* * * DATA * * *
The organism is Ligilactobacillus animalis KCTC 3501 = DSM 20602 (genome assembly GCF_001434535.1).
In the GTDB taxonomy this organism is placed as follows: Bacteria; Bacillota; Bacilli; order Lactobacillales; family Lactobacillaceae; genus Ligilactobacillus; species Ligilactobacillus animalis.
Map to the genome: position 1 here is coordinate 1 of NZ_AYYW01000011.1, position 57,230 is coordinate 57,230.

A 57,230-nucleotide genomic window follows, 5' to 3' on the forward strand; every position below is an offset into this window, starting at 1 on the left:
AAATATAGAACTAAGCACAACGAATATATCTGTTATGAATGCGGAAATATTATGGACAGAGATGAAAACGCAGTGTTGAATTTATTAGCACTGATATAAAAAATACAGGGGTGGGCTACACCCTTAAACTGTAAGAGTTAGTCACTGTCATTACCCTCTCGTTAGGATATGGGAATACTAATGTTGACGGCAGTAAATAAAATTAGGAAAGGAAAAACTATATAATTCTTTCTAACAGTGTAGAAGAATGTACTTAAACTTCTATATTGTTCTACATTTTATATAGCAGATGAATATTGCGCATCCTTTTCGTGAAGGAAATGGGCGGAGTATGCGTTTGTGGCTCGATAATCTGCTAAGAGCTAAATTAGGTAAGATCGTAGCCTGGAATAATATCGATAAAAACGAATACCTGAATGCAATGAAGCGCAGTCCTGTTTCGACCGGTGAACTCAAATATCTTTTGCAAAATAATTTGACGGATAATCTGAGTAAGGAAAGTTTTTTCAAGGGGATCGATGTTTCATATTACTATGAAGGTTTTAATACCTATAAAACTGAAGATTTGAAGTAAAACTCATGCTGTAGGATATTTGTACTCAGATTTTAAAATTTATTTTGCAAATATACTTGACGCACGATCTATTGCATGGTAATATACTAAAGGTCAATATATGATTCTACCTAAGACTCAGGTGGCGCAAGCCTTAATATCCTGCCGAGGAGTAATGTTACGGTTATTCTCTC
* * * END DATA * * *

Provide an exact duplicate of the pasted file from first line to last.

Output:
The organism is Ligilactobacillus animalis KCTC 3501 = DSM 20602 (genome assembly GCF_001434535.1).
In the GTDB taxonomy this organism is placed as follows: Bacteria; Bacillota; Bacilli; order Lactobacillales; family Lactobacillaceae; genus Ligilactobacillus; species Ligilactobacillus animalis.
Map to the genome: position 1 here is coordinate 1 of NZ_AYYW01000011.1, position 57,230 is coordinate 57,230.

A 57,230-nucleotide genomic window follows, 5' to 3' on the forward strand; every position below is an offset into this window, starting at 1 on the left:
AAATATAGAACTAAGCACAACGAATATATCTGTTATGAATGCGGAAATATTATGGACAGAGATGAAAACGCAGTGTTGAATTTATTAGCACTGATATAAAAAATACAGGGGTGGGCTACACCCTTAAACTGTAAGAGTTAGTCACTGTCATTACCCTCTCGTTAGGATATGGGAATACTAATGTTGACGGCAGTAAATAAAATTAGGAAAGGAAAAACTATATAATTCTTTCTAACAGTGTAGAAGAATGTACTTAAACTTCTATATTGTTCTACATTTTATATAGCAGATGAATATTGCGCATCCTTTTCGTGAAGGAAATGGGCGGAGTATGCGTTTGTGGCTCGATAATCTGCTAAGAGCTAAATTAGGTAAGATCGTAGCCTGGAATAATATCGATAAAAACGAATACCTGAATGCAATGAAGCGCAGTCCTGTTTCGACCGGTGAACTCAAATATCTTTTGCAAAATAATTTGACGGATAATCTGAGTAAGGAAAGTTTTTTCAAGGGGATCGATGTTTCATATTACTATGAAGGTTTTAATACCTATAAAACTGAAGATTTGAAGTAAAACTCATGCTGTAGGATATTTGTACTCAGATTTTAAAATTTATTTTGCAAATATACTTGACGCACGATCTATTGCATGGTAATATACTAAAGGTCAATATATGATTCTACCTAAGACTCAGGTGGCGCAAGCCTTAATATCCTGCCGAGGAGTAATGTTACGGTTATTCTCTC